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March 13, 2012

Interlude: What's Sadder Than a Frog Playing a Banjo: A Stopgap Venture.

Fade in.
There's a motorcycle in the corner of the garage. We see that it's connected to a battery tender. Our protagonist  has her boots on. She had a productive day in the studio and is ready to take a short jaunt to run errands. It's 80 degrees. Sunny. Perfect weather. She puts the key in the ignition. She's had this bike for eight years. She knows it has a quirk: it rarely turns over the first two times. Third time's a charm. She always says this as it starts on the third try. This time though, nothing. Her heart sinks. She tries again. She hears the motor for a split second, followed by click click click. Maybe there were four clicks. Being slightly obsessive, she goes through a complicated routine retracing the steps of putting it on and taking it off the battery tender as she pretends like she's starting the bike for the first time. After acting surprised several takes in a row, she accepts it's not going to start. She sees the handyman petsitter guy across the street and asks if he thinks it's the battery. He rides a motorcycle. He once told her he rode, but she's never seen him ride. She doesn't know why she asked him. Maybe it's because she thought it could finally be the solenoid and she wanted a second opinion. He says she needs water in the battery. She doubts it. She installed the battery a few years ago and specifically recalls that it did not need water. She has a love-hate relationship with always being right 99% of the time. She doesn't actually tell him he's wrong, but she says she doesn't have time to add water. She thanks him for stopping by.

She calls the local auto part chain to see if they have a battery. She reads the part number. She asks if it's already charged and ready to go. They say yes. She asks if they are sure. She drives to the local auto parts chain. They have the battery. Before they bring it out, she double checks that it's the right part number. Her receipt shows a different part number. They tell her that's their part number. They look again at the part number. Cue Refrain.

{Refrain: She has a love-hate relationship with always being right 99% of the time.}

They bring out the correct battery. It will need acid and it will need charging. The instructions are on the box with a diagram. The diagram shows battery acid spilling all over the place, plus she doesn't have a charger, only a tender. It is highly unlikely a tender will charge a completely dead, or uncharged battery. She knows this. She also knows that playing with battery acid might not be a good idea given how the day has been going.

{Refrain}


She calls a motorcycle store. Amazingly, it is located down the street. They have the battery. She asks how much. When she comes to, she asks if they can do something a little better. They say yes if she gets her ass down there before closing. She's taking liberties now. They didn't say, "ass."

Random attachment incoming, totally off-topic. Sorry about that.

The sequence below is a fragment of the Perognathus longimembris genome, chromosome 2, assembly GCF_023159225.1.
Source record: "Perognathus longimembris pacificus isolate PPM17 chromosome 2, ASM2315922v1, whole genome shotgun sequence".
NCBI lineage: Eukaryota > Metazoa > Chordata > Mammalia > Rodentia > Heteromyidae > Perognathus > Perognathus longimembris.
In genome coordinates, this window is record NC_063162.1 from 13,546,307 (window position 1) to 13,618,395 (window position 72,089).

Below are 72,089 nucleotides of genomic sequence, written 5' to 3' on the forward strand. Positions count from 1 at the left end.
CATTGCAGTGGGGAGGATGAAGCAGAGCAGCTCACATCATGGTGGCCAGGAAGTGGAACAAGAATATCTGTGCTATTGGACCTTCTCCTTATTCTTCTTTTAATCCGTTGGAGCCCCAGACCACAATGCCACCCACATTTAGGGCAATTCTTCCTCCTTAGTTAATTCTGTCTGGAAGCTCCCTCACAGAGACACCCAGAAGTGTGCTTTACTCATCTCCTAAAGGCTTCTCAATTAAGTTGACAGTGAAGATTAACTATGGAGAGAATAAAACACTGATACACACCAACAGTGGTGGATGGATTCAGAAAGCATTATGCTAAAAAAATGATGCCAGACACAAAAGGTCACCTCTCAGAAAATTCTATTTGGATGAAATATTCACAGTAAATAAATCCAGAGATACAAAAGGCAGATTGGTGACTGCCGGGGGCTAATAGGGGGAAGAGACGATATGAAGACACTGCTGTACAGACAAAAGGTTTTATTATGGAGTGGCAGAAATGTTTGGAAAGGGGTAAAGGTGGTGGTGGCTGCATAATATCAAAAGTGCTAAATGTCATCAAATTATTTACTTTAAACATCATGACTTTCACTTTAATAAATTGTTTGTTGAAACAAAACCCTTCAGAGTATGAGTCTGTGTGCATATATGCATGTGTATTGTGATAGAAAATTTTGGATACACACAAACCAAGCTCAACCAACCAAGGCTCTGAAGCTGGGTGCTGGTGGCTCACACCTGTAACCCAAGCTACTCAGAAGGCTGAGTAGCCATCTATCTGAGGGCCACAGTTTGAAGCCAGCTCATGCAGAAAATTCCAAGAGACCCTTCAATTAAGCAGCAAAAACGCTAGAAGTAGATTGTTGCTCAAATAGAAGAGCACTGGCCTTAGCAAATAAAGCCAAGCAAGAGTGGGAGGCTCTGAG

She walks in the motorcycle store. She's not distracted by the shiny motorcycle gadgets as she walks to the counter. She hasn't been in a motorcycle store since she lived in California. They have the battery. Precious, my Precious, she says. No, she doesn't say that, but she's hesitant about taking out a second mortgage to pay for a motorcycle battery. She puts her old battery on the counter. They hook it up to a charger detector thing. They confirm the battery is dead. She tells them someone told her it needed water. They make fun of the local auto parts chain for telling her that. It's not like she has a soft spot in her heart for the local auto parts chain considering they lied to her, but she's quick to point out that it was some yahoo who claims to ride a motorcycle who told her that, not the guys at the local auto parts chain.

{Refrain}

Maintenance-Free, NO Need for an Initial Charge. These are the words on the box. Her heart starts palpitating at the thought of Maintenance-Free. She wants everything to be Maintenance-Free. The dog, the paint tube caps, the laundry, the car, the bike, the yard, the house, she could go on. The battery looks powerful. He knocks off 15%. He tells her she might have to bend the terminal connector if the cables on her old battery has a block connector. She realizes she's making up parts now because she doesn't know the proper names.

Three hours have passed, maybe days. She makes it home in rush hour traffic and begins to install the battery. The block connector is made out of titanium, or perhaps, carbon steel. Whatever. It's not budging.

She calls the motorcycle shop. She's polite but gets to the point. She asks them to charge up an old fashioned battery, the Yuasa. She says she'll be in tomorrow to pick it up.


Thank you for reading What's Sadder Than a Frog Playing a Banjo: A Stop Gap Venture. Please deposit a quarter to hear the story again. Press 2 for an alternate ending. If you'd like to perform an intervention and support our protagonist's while she accesses her skill set and looks for a day job, you can make a donation to her paypal account. If the concept of 'day job' sounds menacing, you can also get on the waiting list for a trial subscription to MAH Short Stories, a stopgap venture. 




3 comments :

Dane Carder said...

bravo!

Steven LaRose said...

I just put 32 quarters in (it was all I had in my PayPal account).

MaryAddison Hackett said...

Why, thank you Mr. LaRose. I'll see if the boys in the stockroom can find you a token of our appreciation.